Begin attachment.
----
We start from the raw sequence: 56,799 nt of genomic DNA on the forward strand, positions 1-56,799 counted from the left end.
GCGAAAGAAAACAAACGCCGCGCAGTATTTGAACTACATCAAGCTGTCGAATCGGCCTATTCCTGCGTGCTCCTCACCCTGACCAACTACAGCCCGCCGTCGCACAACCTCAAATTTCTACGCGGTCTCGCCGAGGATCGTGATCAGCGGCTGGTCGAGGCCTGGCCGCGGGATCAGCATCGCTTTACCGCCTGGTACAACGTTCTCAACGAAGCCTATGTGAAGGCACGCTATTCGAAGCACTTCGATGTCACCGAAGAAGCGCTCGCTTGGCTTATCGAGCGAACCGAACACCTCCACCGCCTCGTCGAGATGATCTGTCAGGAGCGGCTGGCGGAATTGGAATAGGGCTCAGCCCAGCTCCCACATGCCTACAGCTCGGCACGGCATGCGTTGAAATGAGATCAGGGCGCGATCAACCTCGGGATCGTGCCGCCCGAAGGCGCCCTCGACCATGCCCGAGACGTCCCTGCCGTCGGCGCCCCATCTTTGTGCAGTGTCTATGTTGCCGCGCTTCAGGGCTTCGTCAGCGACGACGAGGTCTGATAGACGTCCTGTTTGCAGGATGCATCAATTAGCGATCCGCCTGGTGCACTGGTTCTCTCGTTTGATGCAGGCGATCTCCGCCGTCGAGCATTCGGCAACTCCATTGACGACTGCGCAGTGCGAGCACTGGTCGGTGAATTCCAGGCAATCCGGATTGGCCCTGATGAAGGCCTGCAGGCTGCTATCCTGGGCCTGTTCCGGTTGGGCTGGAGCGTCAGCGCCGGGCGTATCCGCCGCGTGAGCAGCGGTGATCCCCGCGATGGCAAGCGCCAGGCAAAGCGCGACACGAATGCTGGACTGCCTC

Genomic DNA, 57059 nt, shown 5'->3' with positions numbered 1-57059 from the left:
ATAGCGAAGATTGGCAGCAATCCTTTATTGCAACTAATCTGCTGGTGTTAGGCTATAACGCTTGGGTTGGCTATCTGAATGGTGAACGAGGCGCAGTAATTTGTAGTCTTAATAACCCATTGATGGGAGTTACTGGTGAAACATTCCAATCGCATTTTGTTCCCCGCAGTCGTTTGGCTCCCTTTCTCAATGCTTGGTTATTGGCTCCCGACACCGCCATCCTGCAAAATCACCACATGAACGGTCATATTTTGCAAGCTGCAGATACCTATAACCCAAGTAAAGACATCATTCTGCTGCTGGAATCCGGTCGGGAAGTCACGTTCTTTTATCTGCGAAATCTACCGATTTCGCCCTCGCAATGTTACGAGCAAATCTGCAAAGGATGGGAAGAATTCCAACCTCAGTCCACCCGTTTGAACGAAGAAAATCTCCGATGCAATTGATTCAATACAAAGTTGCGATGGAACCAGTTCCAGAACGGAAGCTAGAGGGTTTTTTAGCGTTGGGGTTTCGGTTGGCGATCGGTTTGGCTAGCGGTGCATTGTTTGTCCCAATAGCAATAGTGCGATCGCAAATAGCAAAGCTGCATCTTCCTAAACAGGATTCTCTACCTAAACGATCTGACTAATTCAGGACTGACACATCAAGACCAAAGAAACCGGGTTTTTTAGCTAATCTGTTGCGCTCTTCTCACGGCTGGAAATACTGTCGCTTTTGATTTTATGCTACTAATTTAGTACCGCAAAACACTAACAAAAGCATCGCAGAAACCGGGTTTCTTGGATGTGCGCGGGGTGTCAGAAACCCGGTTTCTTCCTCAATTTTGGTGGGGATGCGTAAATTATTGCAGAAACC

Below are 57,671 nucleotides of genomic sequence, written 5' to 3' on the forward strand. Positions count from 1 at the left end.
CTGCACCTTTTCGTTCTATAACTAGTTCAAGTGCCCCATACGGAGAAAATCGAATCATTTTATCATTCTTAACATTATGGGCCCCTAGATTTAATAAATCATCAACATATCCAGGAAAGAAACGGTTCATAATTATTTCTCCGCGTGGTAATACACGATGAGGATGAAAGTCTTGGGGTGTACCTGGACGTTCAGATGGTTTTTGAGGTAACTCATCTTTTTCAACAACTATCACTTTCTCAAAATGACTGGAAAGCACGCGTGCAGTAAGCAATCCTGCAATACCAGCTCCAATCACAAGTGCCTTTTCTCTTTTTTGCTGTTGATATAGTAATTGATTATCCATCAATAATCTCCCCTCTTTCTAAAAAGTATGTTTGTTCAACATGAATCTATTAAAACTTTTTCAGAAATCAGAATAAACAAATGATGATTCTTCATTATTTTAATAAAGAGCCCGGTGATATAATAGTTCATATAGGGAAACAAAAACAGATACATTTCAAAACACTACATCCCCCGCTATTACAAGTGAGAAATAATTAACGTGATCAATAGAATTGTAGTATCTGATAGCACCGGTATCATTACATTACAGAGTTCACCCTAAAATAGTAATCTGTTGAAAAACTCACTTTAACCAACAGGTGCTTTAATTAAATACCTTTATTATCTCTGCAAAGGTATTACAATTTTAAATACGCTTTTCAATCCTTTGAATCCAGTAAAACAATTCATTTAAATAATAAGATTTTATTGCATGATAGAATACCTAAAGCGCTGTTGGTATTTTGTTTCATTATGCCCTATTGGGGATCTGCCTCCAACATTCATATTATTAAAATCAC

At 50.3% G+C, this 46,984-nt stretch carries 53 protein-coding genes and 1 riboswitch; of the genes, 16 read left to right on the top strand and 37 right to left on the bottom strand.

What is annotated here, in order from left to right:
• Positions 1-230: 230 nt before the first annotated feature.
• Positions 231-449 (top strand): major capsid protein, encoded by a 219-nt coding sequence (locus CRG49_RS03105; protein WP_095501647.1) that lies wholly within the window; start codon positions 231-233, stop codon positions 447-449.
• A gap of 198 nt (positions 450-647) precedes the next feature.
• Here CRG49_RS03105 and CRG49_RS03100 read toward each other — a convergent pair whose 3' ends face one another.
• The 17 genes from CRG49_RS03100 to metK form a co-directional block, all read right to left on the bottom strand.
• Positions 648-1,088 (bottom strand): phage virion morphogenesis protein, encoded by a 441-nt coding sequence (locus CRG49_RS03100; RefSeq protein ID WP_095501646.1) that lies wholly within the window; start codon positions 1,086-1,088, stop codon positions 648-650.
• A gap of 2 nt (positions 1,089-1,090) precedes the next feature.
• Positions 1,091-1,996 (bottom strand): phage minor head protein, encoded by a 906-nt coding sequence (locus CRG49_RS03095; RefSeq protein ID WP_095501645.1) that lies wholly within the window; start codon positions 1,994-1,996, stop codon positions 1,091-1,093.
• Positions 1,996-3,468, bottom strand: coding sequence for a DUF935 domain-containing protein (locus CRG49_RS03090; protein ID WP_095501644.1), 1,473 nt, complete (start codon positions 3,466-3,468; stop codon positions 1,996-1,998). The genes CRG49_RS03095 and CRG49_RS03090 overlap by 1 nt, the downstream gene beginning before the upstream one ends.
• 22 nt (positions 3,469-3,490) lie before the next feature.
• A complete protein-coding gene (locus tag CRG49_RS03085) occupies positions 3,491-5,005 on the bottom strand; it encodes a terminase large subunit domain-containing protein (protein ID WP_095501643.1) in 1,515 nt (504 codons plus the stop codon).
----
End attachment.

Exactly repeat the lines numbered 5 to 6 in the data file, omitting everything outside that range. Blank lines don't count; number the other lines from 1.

Below are 57,671 nucleotides of genomic sequence, written 5' to 3' on the forward strand. Positions count from 1 at the left end.
CTGCACCTTTTCGTTCTATAACTAGTTCAAGTGCCCCATACGGAGAAAATCGAATCATTTTATCATTCTTAACATTATGGGCCCCTAGATTTAATAAATCATCAACATATCCAGGAAAGAAACGGTTCATAATTATTTCTCCGCGTGGTAATACACGATGAGGATGAAAGTCTTGGGGTGTACCTGGACGTTCAGATGGTTTTTGAGGTAACTCATCTTTTTCAACAACTATCACTTTCTCAAAATGACTGGAAAGCACGCGTGCAGTAAGCAATCCTGCAATACCAGCTCCAATCACAAGTGCCTTTTCTCTTTTTTGCTGTTGATATAGTAATTGATTATCCATCAATAATCTCCCCTCTTTCTAAAAAGTATGTTTGTTCAACATGAATCTATTAAAACTTTTTCAGAAATCAGAATAAACAAATGATGATTCTTCATTATTTTAATAAAGAGCCCGGTGATATAATAGTTCATATAGGGAAACAAAAACAGATACATTTCAAAACACTACATCCCCCGCTATTACAAGTGAGAAATAATTAACGTGATCAATAGAATTGTAGTATCTGATAGCACCGGTATCATTACATTACAGAGTTCACCCTAAAATAGTAATCTGTTGAAAAACTCACTTTAACCAACAGGTGCTTTAATTAAATACCTTTATTATCTCTGCAAAGGTATTACAATTTTAAATACGCTTTTCAATCCTTTGAATCCAGTAAAACAATTCATTTAAATAATAAGATTTTATTGCATGATAGAATACCTAAAGCGCTGTTGGTATTTTGTTTCATTATGCCCTATTGGGGATCTGCCTCCAACATTCATATTATTAAAATCAC